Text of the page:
If you’ve ever dealt with that debilitating sting of heartburn, you already know it’s literally a pain to deal with in more ways than one. Heartburn is actually not caused by your heart but instead by the pressure on the esophagus after you eat. Any time it can’t process what goes in properly, acid reflux, indigestion, and heartburn are the immediate result as these foods get pushed back up through the esophagus.

Common culprits of heartburn are spicy foods, but there are other  triggers as well. Shockingly enough, though a glass of milk is recommended for heartburn, acidic dairy milk is not the best option. During a heartburn attack, you want to focus on neutralizing the acid and reducing the pain associated with it, not contributing to more acid production. Milk may coat the stomach but it’s not helping your body in any way, form, or fashion.

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Here are some common foods known to cause heart burn problems, and some better suggestions to include in your diet to prevent heartburn from coming on in the first place.

Foods to Avoid:

High Fat Foods (Especially Animal-Based)

Foods rich in fat may taste yummy, but they’re common causes of heartburn for many people. Animal foods are the worst problem since they’re hard to digest, richer in saturated fat, and loaded with cholesterol, but even some healthy fats like nuts, seeds, and oils can all cause heartburn too. Fats sit in the stomach much longer than other foods do, which puts pressure on the stomach muscles during digestion and can cause irritation. Heavy amounts of fatty foods also weaken the LES muscle in the stomach, which is what keeps acids moving in the right direction (aka out of your body, not back in!) When the LES muscle is weakened due to an overwhelmed digestive system, acids find their way back up through the esophagus quickly. Avoid too much fat, from any source during one meal. This will prevent heartburn in the future and will also speed up digestion at the same time.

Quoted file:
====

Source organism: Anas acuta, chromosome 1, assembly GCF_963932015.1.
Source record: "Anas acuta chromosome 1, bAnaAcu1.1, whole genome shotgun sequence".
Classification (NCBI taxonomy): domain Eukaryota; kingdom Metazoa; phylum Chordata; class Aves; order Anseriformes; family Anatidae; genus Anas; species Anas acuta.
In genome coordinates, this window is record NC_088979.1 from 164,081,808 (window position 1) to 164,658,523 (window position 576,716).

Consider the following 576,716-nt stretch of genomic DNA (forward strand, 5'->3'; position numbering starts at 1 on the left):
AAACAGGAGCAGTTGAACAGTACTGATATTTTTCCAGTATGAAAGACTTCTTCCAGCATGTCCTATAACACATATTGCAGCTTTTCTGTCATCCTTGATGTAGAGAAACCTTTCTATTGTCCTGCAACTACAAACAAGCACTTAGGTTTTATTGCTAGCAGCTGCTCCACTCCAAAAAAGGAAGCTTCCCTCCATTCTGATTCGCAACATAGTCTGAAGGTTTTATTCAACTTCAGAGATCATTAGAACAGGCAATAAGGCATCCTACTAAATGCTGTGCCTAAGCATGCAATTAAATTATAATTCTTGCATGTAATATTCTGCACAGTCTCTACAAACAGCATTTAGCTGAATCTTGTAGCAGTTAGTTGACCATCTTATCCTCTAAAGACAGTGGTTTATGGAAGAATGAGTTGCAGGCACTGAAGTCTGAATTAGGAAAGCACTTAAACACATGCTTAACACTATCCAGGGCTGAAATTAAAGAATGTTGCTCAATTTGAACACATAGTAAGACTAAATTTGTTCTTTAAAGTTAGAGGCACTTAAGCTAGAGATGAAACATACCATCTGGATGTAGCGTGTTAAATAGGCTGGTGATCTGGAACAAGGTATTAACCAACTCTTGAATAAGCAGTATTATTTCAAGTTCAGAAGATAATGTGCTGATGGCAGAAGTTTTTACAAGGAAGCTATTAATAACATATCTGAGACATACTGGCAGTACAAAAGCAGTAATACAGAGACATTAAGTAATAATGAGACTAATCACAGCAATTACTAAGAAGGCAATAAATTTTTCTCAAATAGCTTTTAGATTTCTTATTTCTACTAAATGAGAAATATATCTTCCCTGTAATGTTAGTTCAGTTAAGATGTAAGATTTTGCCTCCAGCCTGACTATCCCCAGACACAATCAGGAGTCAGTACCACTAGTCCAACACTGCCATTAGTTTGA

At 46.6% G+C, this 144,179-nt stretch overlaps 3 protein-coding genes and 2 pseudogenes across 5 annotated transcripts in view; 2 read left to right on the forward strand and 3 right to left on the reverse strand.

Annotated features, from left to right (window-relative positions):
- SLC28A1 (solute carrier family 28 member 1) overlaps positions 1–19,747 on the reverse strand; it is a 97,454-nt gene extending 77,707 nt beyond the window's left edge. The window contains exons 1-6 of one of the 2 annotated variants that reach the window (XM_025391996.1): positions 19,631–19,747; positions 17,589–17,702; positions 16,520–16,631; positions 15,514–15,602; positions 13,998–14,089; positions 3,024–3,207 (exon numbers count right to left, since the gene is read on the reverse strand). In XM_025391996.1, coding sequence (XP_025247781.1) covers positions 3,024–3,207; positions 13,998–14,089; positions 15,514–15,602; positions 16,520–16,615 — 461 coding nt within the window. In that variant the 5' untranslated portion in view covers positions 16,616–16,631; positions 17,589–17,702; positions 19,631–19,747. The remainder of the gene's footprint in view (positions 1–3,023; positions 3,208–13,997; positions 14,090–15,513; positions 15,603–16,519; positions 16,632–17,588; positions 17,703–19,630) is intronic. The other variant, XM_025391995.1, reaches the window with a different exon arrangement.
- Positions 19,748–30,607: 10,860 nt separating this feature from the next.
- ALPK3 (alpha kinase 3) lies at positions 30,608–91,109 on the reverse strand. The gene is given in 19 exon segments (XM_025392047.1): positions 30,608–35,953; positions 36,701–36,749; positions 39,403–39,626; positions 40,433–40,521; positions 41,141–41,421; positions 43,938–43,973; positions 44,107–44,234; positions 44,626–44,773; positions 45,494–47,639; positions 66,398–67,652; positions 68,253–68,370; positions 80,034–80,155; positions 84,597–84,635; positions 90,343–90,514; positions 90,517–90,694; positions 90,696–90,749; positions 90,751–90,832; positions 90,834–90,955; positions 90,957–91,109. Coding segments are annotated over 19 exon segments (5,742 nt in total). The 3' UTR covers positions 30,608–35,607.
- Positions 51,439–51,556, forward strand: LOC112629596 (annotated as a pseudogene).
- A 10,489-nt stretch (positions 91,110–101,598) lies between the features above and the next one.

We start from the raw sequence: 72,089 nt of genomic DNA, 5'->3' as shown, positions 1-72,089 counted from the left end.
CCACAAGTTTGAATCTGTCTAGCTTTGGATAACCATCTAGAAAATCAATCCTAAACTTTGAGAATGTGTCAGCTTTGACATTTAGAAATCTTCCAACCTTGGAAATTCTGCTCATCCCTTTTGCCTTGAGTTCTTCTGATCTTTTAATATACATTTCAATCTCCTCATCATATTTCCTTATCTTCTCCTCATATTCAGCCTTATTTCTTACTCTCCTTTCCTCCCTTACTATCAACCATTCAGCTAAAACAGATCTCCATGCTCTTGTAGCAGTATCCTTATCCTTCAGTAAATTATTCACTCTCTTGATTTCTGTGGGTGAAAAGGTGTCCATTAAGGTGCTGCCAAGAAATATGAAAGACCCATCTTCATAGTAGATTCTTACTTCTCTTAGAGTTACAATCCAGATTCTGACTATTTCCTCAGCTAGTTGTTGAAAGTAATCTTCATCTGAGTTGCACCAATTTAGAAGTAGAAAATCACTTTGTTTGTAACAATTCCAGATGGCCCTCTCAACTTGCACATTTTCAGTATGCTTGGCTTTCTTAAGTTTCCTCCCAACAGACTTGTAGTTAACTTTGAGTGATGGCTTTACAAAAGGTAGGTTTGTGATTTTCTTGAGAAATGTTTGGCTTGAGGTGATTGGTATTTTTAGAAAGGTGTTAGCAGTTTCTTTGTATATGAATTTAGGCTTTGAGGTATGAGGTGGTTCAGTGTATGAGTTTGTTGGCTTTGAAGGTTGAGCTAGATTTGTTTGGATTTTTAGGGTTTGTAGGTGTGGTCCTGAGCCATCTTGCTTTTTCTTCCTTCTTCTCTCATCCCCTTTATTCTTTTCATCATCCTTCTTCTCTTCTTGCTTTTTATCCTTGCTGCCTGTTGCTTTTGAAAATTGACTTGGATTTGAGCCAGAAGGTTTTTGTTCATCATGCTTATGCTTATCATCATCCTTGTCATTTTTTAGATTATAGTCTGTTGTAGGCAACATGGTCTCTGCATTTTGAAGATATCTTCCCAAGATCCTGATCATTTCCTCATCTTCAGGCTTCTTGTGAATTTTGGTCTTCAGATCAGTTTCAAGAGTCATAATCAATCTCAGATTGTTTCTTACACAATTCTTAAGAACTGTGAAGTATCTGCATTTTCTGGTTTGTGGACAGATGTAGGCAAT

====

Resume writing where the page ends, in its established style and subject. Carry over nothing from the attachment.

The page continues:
Heavy Meals

Heavy meals also trigger heartburn because the stomach can’t process all the food as quickly as it can normal-sized meals. This stretches the stomach and puts a great deal of strain on the LES muscle, which once again, allows acids back up through the esophagus, leading to heartburn. Animal foods will sit in the stomach much longer than plant-based foods, however, so don’t feel bad if you’re craving a  huge salad or a mean bowl of sweet potato soup. Just be sure to eat enough until you’re full and save the rest for later.

Too Much Chocolate

Chocolate gets a bad rap for heartburn, but it’s only too much chocolate that causes a problem, likely due to it being high in fat. High fat milk chocolate is definitely not the best option, so go for more cocoa or cacao powder, or a few raw cacao nibs instead. Chocolate is naturally acidic by nature as well, so if you’re especially sensitive, you may not be able to tolerate it in any form aside from Dutch-processed (dark) cocoa powder, which is naturally alkalized during production.